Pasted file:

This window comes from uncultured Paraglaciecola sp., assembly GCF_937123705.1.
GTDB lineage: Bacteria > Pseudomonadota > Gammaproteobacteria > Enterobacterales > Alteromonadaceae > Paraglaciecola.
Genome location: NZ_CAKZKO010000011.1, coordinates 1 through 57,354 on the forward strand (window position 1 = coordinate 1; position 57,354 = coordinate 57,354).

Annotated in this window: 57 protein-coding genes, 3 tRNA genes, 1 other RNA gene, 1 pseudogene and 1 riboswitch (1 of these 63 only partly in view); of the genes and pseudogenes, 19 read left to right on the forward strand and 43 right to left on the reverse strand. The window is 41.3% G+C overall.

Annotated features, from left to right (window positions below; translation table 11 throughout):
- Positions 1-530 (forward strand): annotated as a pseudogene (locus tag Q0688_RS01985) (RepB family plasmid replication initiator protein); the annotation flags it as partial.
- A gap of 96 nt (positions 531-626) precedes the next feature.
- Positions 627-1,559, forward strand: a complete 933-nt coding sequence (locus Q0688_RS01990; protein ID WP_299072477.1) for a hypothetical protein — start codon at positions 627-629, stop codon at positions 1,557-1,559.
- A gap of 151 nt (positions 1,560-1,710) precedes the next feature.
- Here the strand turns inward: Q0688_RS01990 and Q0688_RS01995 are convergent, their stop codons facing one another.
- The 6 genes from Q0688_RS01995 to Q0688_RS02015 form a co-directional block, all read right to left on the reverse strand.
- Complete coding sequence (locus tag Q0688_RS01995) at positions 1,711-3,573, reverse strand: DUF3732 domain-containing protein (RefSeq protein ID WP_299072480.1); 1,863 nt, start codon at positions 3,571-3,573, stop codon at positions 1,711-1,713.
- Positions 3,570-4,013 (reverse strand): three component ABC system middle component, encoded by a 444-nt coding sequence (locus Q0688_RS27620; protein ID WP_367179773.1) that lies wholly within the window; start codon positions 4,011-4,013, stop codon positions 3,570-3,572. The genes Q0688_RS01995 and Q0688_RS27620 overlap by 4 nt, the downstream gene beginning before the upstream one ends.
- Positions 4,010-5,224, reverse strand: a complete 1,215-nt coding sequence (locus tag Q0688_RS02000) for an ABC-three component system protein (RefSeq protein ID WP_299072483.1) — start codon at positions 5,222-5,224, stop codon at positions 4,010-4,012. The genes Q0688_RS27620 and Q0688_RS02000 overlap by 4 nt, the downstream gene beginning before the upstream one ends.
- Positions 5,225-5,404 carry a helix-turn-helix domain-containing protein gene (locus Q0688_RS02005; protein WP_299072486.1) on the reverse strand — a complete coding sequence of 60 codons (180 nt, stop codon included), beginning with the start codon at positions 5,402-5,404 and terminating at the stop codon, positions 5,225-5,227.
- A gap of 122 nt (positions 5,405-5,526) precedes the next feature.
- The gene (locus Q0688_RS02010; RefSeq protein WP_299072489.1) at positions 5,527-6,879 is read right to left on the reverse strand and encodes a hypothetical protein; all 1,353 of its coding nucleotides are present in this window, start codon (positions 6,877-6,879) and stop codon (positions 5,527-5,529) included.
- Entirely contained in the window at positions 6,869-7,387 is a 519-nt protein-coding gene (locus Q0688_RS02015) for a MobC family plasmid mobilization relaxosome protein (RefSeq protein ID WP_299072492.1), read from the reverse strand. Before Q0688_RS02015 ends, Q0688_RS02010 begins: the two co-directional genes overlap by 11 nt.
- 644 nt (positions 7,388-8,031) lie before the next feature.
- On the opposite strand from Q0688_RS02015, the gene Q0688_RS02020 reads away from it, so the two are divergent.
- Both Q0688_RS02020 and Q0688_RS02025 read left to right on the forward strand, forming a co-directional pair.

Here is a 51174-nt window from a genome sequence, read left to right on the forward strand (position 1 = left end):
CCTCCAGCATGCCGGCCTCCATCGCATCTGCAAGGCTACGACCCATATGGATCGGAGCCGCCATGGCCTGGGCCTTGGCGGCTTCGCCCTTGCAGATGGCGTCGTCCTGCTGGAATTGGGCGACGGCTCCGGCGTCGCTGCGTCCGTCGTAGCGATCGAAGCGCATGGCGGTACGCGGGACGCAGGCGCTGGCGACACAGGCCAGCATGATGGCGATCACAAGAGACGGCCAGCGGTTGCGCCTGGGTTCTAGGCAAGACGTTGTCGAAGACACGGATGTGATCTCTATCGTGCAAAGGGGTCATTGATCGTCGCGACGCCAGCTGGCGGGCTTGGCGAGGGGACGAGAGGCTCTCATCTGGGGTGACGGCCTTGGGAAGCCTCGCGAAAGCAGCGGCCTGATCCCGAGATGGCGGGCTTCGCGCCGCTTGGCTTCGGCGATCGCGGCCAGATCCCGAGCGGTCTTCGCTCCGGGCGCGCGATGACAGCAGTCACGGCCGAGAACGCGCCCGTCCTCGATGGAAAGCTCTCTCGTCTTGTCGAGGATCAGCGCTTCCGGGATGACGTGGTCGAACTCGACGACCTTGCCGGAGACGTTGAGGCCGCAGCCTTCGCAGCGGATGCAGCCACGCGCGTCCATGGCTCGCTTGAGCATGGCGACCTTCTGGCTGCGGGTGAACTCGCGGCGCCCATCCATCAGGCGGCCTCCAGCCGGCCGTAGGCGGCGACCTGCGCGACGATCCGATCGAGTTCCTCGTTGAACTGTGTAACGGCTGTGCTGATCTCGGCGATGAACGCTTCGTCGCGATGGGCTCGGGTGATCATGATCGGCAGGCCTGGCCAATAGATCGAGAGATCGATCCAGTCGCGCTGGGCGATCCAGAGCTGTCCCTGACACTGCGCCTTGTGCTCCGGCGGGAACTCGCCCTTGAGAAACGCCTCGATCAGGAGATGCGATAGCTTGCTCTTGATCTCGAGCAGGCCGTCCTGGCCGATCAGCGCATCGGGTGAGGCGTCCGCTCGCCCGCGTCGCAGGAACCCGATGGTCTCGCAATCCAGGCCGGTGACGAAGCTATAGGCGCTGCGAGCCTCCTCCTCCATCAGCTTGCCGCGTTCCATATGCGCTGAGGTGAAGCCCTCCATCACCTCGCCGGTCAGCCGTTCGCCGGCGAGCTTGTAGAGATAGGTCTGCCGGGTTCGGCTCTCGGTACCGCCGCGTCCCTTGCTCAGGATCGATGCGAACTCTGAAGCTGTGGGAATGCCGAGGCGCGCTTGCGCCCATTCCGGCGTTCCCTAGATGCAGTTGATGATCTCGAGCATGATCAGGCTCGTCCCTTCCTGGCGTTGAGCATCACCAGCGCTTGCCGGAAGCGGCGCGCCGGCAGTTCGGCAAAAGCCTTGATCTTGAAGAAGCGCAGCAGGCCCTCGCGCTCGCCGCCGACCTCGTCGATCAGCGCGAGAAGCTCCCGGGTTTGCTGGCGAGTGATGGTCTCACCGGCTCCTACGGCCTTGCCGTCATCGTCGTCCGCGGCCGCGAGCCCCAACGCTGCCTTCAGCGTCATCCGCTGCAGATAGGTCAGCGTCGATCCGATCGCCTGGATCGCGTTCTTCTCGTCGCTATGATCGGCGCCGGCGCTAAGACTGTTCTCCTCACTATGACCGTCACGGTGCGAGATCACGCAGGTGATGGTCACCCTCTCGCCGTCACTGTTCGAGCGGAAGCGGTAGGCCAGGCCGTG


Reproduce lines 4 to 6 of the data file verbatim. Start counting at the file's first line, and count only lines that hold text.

Annotated in this window: 57 protein-coding genes, 3 tRNA genes, 1 other RNA gene, 1 pseudogene and 1 riboswitch (1 of these 63 only partly in view); of the genes and pseudogenes, 19 read left to right on the forward strand and 43 right to left on the reverse strand. The window is 41.3% G+C overall.

Annotated features, from left to right (window positions below; translation table 11 throughout):
- Positions 1-530 (forward strand): annotated as a pseudogene (locus tag Q0688_RS01985) (RepB family plasmid replication initiator protein); the annotation flags it as partial.